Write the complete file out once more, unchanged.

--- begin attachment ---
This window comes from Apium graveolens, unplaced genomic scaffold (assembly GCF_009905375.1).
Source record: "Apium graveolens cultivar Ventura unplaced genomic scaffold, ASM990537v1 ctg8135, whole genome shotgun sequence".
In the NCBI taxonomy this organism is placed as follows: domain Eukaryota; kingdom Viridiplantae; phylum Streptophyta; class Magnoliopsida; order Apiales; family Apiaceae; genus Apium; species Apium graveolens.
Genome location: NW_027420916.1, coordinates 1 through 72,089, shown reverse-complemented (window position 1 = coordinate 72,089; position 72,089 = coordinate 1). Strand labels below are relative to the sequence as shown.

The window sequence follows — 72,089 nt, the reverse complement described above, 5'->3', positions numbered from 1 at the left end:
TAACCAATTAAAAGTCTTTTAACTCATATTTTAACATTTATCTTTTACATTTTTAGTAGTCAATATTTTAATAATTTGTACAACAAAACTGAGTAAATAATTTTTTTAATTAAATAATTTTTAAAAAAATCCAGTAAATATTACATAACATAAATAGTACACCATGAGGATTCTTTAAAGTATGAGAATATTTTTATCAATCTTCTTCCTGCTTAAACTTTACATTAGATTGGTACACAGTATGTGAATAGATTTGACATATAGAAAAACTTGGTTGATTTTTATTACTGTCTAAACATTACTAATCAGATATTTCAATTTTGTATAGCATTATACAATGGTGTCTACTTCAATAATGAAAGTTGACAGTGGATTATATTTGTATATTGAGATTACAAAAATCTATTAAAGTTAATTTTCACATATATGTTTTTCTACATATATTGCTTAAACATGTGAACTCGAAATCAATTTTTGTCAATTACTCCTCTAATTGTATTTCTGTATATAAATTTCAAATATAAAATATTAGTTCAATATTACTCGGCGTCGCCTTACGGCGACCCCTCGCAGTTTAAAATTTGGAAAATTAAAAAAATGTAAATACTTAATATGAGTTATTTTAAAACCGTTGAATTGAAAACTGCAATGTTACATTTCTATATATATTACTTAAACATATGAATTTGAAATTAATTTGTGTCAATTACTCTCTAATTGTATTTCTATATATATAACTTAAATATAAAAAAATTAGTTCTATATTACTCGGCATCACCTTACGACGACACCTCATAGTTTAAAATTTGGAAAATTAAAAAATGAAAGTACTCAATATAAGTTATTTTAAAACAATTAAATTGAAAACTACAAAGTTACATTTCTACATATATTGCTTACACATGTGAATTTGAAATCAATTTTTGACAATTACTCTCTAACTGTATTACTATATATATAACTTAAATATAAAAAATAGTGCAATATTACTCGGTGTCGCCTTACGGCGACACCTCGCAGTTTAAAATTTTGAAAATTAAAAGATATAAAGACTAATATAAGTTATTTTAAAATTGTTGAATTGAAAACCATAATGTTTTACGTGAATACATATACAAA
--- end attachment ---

This window comes from Apium graveolens, unplaced genomic scaffold (assembly GCF_009905375.1).
Source record: "Apium graveolens cultivar Ventura unplaced genomic scaffold, ASM990537v1 ctg8135, whole genome shotgun sequence".
In the NCBI taxonomy this organism is placed as follows: domain Eukaryota; kingdom Viridiplantae; phylum Streptophyta; class Magnoliopsida; order Apiales; family Apiaceae; genus Apium; species Apium graveolens.
Genome location: NW_027420916.1, coordinates 1 through 72,089, shown reverse-complemented (window position 1 = coordinate 72,089; position 72,089 = coordinate 1). Strand labels below are relative to the sequence as shown.

The window sequence follows — 72,089 nt, the reverse complement described above, 5'->3', positions numbered from 1 at the left end:
TAACCAATTAAAAGTCTTTTAACTCATATTTTAACATTTATCTTTTACATTTTTAGTAGTCAATATTTTAATAATTTGTACAACAAAACTGAGTAAATAATTTTTTTAATTAAATAATTTTTAAAAAAATCCAGTAAATATTACATAACATAAATAGTACACCATGAGGATTCTTTAAAGTATGAGAATATTTTTATCAATCTTCTTCCTGCTTAAACTTTACATTAGATTGGTACACAGTATGTGAATAGATTTGACATATAGAAAAACTTGGTTGATTTTTATTACTGTCTAAACATTACTAATCAGATATTTCAATTTTGTATAGCATTATACAATGGTGTCTACTTCAATAATGAAAGTTGACAGTGGATTATATTTGTATATTGAGATTACAAAAATCTATTAAAGTTAATTTTCACATATATGTTTTTCTACATATATTGCTTAAACATGTGAACTCGAAATCAATTTTTGTCAATTACTCCTCTAATTGTATTTCTGTATATAAATTTCAAATATAAAATATTAGTTCAATATTACTCGGCGTCGCCTTACGGCGACCCCTCGCAGTTTAAAATTTGGAAAATTAAAAAAATGTAAATACTTAATATGAGTTATTTTAAAACCGTTGAATTGAAAACTGCAATGTTACATTTCTATATATATTACTTAAACATATGAATTTGAAATTAATTTGTGTCAATTACTCTCTAATTGTATTTCTATATATATAACTTAAATATAAAAAAATTAGTTCTATATTACTCGGCATCACCTTACGACGACACCTCATAGTTTAAAATTTGGAAAATTAAAAAATGAAAGTACTCAATATAAGTTATTTTAAAACAATTAAATTGAAAACTACAAAGTTACATTTCTACATATATTGCTTACACATGTGAATTTGAAATCAATTTTTGACAATTACTCTCTAACTGTATTACTATATATATAACTTAAATATAAAAAATAGTGCAATATTACTCGGTGTCGCCTTACGGCGACACCTCGCAGTTTAAAATTTTGAAAATTAAAAGATATAAAGACTAATATAAGTTATTTTAAAATTGTTGAATTGAAAACCATAATGTTTTACGTGAATACATATACAAA